The bottle marks the first limited-edition wrap created with the RSPB and artist collaboration for the brand as The Famous Grouse seeks to warm the hearts of existing consumers while recruiting new consumers into the category. This is further supported with the new Berry Forager serve suggestion, inspired by the Scottish countryside. Consumers can visit their site to find out more about the RSPB partnership, Nuria Boj, and the sleeve recycling recommendations.

The collaboration between the RSPB and The Famous Grouse is one that marks 15 years of shared dedication to wildlife conservation in Scotland. Launching this limited-edition bottle commemorates a truly momentous milestone aimed at captivating the interest of whisky and wildlife enthusiasts alike and show pride in contributing to the ongoing support for a worthy cause held close to their hearts.

RSPB has worked with The Famous Grouse for over 15 years to protect species and habitats across the UK. This partnership focusses on restoring nature in the heart of the Cairngorms from the forest floor to the moorland tops and will benefit a wide range of wildlife including Black Grouse, Capercaillie and invertebrates. They hope to continue working together to protect Scotland’s most important species and habitats.


Each year 43 million bottles of The Famous Grouse Blended Scotch Whisky are enjoyed in no less than 94 global markets. Edrington's Annual Report for 2022-23 shows the brand at the No.1 spot in spirits sold online across all spirit categories in Scotland. But what is it that makes The Famous Grouse so popular? It is the story of six generations of Gloags, all named Matthew!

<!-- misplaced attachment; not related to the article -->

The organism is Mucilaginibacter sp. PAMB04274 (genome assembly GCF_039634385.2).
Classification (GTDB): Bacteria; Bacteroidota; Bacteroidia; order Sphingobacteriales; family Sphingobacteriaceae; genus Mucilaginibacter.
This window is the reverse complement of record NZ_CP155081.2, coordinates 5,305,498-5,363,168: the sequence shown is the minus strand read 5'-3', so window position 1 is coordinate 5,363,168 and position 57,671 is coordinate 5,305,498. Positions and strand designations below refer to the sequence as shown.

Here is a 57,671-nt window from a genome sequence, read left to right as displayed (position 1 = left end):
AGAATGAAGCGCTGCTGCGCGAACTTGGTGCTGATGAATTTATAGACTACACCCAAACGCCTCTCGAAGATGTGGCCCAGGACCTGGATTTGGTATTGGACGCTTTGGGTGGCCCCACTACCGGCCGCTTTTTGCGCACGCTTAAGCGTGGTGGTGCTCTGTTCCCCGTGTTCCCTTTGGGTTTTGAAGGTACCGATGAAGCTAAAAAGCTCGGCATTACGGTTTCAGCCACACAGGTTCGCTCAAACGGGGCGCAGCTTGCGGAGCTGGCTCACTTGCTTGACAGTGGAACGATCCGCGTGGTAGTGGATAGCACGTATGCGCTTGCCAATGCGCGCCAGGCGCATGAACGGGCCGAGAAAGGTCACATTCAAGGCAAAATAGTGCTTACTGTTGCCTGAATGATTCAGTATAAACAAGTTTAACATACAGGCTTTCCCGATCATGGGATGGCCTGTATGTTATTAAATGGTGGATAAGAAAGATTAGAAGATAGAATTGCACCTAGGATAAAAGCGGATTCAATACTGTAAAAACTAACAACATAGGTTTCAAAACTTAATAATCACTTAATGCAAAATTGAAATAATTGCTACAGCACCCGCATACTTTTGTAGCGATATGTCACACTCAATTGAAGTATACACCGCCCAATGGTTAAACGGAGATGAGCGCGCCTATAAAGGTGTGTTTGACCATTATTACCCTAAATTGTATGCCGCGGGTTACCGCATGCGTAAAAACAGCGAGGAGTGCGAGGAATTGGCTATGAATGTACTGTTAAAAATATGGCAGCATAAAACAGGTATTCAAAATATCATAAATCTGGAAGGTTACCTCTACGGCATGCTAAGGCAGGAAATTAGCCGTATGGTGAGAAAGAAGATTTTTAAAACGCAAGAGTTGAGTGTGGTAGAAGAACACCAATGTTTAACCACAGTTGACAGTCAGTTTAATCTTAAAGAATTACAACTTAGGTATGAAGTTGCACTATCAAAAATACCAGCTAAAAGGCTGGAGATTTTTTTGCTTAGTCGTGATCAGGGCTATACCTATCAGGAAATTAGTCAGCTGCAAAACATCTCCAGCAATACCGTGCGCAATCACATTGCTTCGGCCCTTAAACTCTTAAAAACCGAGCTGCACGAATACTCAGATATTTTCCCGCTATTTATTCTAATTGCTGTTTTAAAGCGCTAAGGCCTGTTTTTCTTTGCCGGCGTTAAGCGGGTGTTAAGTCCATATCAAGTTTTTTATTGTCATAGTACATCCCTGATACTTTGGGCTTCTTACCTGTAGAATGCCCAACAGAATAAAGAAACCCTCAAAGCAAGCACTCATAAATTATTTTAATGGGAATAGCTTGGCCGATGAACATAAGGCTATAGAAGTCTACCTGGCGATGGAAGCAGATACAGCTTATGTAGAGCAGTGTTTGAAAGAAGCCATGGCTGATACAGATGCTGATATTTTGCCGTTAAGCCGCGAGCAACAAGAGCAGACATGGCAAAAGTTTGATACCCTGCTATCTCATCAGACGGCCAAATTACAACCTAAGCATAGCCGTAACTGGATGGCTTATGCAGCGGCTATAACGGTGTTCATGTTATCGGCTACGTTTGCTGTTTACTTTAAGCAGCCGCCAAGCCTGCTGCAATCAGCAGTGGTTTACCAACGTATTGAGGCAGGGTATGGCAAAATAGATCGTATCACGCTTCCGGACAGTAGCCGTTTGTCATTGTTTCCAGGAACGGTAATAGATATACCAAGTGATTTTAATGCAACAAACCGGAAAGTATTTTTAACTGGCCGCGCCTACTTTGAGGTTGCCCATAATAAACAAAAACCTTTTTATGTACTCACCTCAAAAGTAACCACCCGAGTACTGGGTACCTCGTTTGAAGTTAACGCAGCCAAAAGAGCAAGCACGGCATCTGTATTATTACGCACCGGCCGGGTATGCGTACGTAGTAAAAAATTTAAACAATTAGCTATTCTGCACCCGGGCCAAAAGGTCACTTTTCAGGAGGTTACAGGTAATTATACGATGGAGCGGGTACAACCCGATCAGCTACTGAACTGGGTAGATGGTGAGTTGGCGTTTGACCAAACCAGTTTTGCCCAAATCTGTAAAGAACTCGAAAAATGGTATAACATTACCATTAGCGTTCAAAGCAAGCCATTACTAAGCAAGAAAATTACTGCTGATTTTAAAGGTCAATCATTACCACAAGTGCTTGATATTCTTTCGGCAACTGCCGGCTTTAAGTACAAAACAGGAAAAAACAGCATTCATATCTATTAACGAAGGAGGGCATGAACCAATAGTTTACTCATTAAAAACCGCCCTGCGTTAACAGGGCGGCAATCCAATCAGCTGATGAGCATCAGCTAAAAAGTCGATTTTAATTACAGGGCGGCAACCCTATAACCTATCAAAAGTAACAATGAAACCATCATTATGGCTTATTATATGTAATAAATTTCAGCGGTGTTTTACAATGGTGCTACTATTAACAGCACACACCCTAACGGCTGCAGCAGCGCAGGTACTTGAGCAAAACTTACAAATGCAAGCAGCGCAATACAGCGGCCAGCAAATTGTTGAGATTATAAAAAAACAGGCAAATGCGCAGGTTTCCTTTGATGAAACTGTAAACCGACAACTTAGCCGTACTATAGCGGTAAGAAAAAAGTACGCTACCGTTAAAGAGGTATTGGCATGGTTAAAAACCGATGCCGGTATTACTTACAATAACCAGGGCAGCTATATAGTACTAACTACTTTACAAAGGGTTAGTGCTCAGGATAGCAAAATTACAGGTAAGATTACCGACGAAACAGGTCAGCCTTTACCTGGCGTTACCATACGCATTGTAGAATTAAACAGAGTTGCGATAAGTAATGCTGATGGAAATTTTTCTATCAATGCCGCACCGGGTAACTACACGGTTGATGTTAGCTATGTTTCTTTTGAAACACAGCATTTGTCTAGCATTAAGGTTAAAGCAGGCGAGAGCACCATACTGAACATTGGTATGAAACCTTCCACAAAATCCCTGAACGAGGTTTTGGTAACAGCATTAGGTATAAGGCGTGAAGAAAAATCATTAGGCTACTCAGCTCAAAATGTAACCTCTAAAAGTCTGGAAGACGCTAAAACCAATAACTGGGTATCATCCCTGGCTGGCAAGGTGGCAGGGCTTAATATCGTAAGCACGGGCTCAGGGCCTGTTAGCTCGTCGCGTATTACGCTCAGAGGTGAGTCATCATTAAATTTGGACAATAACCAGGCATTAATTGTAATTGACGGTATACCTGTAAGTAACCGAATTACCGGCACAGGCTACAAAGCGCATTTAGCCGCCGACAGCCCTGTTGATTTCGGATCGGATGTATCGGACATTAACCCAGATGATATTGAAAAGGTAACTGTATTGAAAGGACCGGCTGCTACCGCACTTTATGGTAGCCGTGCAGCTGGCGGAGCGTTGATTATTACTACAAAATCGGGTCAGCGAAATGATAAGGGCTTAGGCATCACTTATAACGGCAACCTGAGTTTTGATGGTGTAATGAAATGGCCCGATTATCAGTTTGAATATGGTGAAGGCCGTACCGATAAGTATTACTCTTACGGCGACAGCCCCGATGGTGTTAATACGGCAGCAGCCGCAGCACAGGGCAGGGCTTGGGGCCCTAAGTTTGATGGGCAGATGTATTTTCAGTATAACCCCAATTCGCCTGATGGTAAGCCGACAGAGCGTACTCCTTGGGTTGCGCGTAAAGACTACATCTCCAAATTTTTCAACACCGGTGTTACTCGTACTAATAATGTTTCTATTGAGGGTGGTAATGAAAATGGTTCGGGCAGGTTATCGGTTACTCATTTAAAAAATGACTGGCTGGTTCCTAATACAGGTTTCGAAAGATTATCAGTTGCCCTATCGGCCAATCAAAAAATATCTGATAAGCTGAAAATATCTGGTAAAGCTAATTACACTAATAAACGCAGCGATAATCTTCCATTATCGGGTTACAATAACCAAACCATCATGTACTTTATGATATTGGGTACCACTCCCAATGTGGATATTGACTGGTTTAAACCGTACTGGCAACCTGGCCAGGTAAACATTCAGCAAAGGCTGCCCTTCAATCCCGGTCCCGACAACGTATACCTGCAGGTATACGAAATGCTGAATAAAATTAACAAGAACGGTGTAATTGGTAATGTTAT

Matthew Joseph Gloag

Matthew Gloag I


Matthew William Gloag

Matthew Gloag II


Matthew Robert Gloag

Matthew Gloag III


Matthew William Gloag

Matthew Gloag IV


Matthew Frederick Gloag

Matthew Gloag V


Matthew Irving Gloag

Matthew Gloag VI


In 1770, Joseph Gloag set up business as a roving Warehouse Goods Carrier, dealing with the transfer of imported duty-paid goods like wine and rare groceries from outside Scotland to dealers, shopkeepers and grocers in Perth, the county town of Perthshire. His eldest son, Matthew, was born in 1797. At the age of 18 in 1815, he was employed for a minimum of 20 years as the official manager of the Sheriff Clerk’s cellar that was used to stock and then sell off or auction seized, impounded, confiscated and expropriated liquor, mainly whisky, gin and illicit hooch.

In 1817, he married Margaret Brown, daughter of John Brown, a mason, living in a first floor self-owned flat at 22 Athole (Atholl) Street, above a grocery run by one Peter McRorie since 1807 and serviced by 'dad' Gloag. McRorie died in 1824 and his store was bought by Brown, but run by Margaret Brown Gloag. She added a winery to her grocery in 1831 and was helped in the latter trade by her husband. Matthew joined the grocery/ winery in 1835 and started to trade in blended malt whiskies. Both he and his son, also a Mathew sold only blended malts, mainly those bought from Glenlivet and Talisker.

When Matthew Gloag I died in 1860 it was found that he had little stock of malted whisky in his cellar. He did have, however, copious quantities of grain whiskies and the more expensive than whisky Very Old Rum. His most expensive alcohol was Pale 1848 Cognac. An unenterprising Mathew Gloag II preferred status quo and refused to enter the home-blending business, even though his contemporaries like Walker, Usher, Ballantine, Teacher and the Chivas Brothers were raking in money hand over fist. He, however, invested profits in the North British Grain distillery.